-3

I previously had a top-rated answer on a question. It was short and to the point (one sentence and a command), and given the votes - all that most people needed to solve their issue.

Another user came along and included my entire answer (without attribution), and then continued to provide some additional information. This answer is now the top-rated one.

I proposed an edit to the offending answer which referenced my original answer instead of including all of it, but one moderator rejected it without even addressing my issue and instead decided to focus on formatting changes.

I feel like my answer was plagiarized and the new author is receiving un-deserved credit and reputation. Ideally, the new answer should have referenced mine, instead of including it.

How should answers who include other entire answers on the same question page be handled?

Note: This is different than the dilemma of whether to allow answers to use information in comments. I see this has been thoroughly discussed and general consensus reached.

Clarification: This question is regarding the topic in general -- not my specific incident. I have seen this happen to other users over time. Since the issue was discussed at length regarding comments, I think discussion for answers would be constructive.

  • What was the question/answer, and what comment did you write for the custom moderator flag? If it's the answer I think it is (by looking at your answers), the two answers are similar (yours and the person you're accusing) but I wouldn't say there's any pinching of answers going on. Plus, it took place in September 2013; what makes you bring this up almost three years later? – AStopher May 19 '16 at 21:27
  • That is not the answer I am talking about, but the actual answer of mine shouldn't matter. – TheKarateKid May 19 '16 at 21:33
  • Then there's definitely no plagiarism going on. The moderator was correct to decline the flag.. – AStopher May 19 '16 at 21:36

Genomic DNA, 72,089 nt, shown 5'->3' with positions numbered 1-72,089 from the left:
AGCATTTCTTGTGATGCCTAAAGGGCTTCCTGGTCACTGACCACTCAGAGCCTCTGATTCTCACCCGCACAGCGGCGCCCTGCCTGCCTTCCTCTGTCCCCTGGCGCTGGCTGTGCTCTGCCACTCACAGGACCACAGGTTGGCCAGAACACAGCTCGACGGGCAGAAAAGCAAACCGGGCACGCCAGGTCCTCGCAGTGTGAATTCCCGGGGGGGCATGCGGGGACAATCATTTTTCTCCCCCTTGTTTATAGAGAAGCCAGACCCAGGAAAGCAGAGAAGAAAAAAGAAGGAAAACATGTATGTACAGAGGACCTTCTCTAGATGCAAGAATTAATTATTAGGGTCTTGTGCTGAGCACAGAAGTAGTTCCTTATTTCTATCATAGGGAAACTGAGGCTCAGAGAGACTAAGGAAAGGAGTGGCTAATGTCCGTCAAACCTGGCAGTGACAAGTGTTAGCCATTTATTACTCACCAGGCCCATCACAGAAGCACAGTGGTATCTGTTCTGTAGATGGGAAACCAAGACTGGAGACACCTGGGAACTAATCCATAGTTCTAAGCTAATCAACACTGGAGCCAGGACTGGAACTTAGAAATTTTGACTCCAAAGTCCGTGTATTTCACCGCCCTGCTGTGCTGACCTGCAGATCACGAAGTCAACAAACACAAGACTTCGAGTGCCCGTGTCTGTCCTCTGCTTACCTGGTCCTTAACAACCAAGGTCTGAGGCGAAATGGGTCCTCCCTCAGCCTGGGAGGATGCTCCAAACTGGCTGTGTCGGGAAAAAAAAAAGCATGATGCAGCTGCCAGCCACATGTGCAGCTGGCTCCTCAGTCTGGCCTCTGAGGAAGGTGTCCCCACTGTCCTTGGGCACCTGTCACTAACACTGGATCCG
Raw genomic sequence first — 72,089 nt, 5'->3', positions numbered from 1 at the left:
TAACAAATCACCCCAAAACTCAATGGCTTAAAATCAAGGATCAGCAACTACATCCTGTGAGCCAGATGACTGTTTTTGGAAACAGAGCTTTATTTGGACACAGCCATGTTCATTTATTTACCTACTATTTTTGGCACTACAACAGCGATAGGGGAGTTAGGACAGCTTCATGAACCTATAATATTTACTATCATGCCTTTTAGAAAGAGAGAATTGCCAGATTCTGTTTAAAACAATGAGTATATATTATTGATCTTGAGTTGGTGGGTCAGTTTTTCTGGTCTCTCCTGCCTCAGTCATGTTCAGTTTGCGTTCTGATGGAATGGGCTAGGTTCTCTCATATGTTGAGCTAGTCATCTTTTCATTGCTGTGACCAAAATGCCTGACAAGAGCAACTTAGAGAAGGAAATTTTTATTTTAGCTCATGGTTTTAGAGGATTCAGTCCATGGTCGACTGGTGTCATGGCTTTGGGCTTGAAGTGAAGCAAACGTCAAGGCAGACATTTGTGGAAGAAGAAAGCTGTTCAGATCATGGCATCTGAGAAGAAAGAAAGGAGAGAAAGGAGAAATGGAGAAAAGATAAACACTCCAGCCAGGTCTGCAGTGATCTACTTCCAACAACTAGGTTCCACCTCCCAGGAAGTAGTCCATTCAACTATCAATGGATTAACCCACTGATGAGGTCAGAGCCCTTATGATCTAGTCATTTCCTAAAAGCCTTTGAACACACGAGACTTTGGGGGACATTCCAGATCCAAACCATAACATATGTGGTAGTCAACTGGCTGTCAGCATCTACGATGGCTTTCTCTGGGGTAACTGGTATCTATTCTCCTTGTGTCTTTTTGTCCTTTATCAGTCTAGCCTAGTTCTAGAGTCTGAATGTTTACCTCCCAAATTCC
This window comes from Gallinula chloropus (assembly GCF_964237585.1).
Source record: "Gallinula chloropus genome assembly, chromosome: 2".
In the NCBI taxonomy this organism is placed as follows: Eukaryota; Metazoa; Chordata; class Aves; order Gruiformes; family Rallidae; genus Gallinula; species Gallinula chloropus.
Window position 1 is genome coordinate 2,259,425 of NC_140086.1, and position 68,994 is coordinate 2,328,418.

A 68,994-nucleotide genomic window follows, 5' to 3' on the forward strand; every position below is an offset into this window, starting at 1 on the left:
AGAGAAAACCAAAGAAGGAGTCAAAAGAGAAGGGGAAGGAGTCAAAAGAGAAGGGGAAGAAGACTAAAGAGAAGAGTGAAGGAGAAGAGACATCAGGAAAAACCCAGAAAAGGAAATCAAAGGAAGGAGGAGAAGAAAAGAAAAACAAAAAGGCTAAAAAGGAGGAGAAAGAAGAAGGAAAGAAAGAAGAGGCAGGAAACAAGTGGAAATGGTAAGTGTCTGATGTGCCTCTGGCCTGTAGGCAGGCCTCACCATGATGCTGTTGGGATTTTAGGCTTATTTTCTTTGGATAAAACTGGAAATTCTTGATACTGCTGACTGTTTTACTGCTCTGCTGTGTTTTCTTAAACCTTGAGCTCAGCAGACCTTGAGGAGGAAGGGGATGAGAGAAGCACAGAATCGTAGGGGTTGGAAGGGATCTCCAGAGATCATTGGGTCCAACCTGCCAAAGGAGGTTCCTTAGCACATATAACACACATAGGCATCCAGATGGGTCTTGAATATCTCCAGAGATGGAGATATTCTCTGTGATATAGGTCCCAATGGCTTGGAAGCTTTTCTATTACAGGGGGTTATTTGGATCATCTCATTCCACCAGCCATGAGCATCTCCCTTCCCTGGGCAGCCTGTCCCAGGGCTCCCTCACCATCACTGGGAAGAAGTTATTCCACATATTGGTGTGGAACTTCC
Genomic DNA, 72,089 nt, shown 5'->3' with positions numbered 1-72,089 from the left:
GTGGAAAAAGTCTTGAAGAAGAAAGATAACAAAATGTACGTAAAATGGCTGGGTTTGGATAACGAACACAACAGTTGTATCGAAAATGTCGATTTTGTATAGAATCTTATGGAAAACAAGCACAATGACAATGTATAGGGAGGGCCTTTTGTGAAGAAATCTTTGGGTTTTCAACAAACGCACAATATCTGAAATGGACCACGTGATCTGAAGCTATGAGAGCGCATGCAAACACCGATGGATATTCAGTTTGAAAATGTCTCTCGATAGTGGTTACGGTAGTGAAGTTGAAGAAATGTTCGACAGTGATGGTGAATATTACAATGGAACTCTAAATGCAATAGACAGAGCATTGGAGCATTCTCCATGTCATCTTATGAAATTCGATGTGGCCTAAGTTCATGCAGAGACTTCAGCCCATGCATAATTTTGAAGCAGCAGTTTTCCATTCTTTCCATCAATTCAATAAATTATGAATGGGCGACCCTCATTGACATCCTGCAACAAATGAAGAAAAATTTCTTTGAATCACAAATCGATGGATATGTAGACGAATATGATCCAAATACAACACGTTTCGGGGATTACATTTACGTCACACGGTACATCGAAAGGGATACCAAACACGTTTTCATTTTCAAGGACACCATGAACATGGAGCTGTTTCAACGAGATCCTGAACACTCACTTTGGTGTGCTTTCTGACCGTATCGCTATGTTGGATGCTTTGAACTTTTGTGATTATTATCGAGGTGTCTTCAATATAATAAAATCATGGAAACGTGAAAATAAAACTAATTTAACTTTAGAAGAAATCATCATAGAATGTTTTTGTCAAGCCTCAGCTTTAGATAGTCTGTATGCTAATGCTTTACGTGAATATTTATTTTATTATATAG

• This question of mine is not just regarding my specific incident. I was probably not the first, and won't be the last so I think this is worth discussing regardless of whether I was plagiarized or not. – TheKarateKid May 19 '16 at 21:37
  • Also, how can you place judgement when you don't know which question/answer I am referring to? – TheKarateKid May 19 '16 at 21:38
  • 1
    I get that, but your specific instance still applies here. I've looked through all your 7 answers, and I can't see anything out of order. There's a couple of cases of similar answers (specifically this one), but they definitely are not plagiarized from your answer. – AStopher May 19 '16 at 21:39
  • You should suggest an edit to add attribution and comment on the post first. If that doesn't work (or your edit is rejected), raise a custom flag on a post if it plagiarizes your content without attribution. However in this case your flag was declined because there was no plagiarized content. To me this simply sounds like a 'someone else's answer was better than mine' moan... – AStopher May 19 '16 at 21:40
  • 4
    Sorry, but this is clearly not plagiarizing your answer. Plagiarism would be copying a long code snippet or explanation word-for-word. The only thing that's the same in both answers is trivial: the command php -m and the word "modules." If that's plagiarism, you're guilty of plagiarizing the PHP manual. – ThisSuitIsBlackNot May 19 '16 at 21:45
  • The first part of the answer's solution is the entire solution I provided. The offending answer could have completely stood on its own by simply referencing my answer instead of including it. It's redundant at best. Had my answer been longer, I think your opinions would be different. Length should not matter -- it's the solution to the question that should be the focus. – TheKarateKid May 19 '16 at 21:46
  • 3
    This question is about you complaining you lost some Internet points because someone's answer was better than yours, who posted a similar (but not identical) answer with more detail than your own. – AStopher May 19 '16 at 21:47
  • @cybermonkey - You have provided your input, but I disagree. The issue at hand is part of something larger. Others have discussed at length the dilemma of using other's comments as answers and claiming credit for them - so this is something I feel is worth discussing. Reputation points are part of what sustains this community so your condescending remark about complaining about "internet points" looks like trolling. If there isn't anything constructive you have to contribute to this anymore, please stop commenting. – TheKarateKid May 19 '16 at 21:53